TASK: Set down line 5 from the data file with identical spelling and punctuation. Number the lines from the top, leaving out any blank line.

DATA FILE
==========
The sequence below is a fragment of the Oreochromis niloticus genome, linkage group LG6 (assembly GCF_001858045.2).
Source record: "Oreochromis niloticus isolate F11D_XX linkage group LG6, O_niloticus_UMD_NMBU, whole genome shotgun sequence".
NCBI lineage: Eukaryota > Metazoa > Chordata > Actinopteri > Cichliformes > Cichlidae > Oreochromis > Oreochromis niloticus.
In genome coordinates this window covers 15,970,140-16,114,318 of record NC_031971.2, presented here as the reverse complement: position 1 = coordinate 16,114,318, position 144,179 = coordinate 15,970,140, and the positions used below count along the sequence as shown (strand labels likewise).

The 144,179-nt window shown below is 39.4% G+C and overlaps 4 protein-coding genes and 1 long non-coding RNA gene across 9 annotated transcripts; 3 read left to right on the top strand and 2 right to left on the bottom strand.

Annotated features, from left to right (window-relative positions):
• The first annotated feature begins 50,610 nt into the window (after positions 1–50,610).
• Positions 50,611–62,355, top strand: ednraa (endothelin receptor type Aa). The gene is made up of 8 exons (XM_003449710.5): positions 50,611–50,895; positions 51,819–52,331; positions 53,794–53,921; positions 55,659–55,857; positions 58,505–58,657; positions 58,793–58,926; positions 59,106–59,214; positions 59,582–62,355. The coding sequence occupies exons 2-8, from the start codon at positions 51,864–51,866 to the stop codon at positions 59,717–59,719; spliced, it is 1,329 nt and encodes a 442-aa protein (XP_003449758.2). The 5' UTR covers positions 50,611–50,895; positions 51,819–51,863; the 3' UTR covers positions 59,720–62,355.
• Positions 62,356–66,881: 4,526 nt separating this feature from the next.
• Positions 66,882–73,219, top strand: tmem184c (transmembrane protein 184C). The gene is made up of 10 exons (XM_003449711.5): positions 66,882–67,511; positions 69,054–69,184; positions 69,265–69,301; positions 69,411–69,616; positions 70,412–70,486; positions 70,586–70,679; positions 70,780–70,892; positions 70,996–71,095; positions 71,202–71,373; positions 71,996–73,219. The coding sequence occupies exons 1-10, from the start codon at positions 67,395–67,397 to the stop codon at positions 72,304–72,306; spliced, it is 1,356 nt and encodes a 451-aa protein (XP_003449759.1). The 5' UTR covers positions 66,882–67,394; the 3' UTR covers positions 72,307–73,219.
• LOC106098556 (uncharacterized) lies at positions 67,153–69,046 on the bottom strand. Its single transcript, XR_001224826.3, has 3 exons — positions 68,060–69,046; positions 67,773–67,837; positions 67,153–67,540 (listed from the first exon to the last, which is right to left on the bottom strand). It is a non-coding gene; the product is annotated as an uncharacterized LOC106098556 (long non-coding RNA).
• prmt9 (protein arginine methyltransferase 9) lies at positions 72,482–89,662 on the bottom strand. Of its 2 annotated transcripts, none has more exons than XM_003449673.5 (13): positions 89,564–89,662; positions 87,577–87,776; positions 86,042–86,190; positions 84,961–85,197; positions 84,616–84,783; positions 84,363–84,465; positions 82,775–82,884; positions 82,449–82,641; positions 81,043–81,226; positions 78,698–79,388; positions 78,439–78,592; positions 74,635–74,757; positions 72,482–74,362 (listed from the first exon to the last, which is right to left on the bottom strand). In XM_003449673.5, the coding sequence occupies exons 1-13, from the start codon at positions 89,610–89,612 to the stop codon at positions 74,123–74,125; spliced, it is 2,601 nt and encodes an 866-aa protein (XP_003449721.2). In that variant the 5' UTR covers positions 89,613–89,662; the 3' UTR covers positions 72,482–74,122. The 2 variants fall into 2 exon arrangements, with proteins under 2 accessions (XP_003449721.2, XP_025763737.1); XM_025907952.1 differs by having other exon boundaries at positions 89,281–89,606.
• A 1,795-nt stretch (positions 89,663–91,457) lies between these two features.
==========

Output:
The 144,179-nt window shown below is 39.4% G+C and overlaps 4 protein-coding genes and 1 long non-coding RNA gene across 9 annotated transcripts; 3 read left to right on the top strand and 2 right to left on the bottom strand.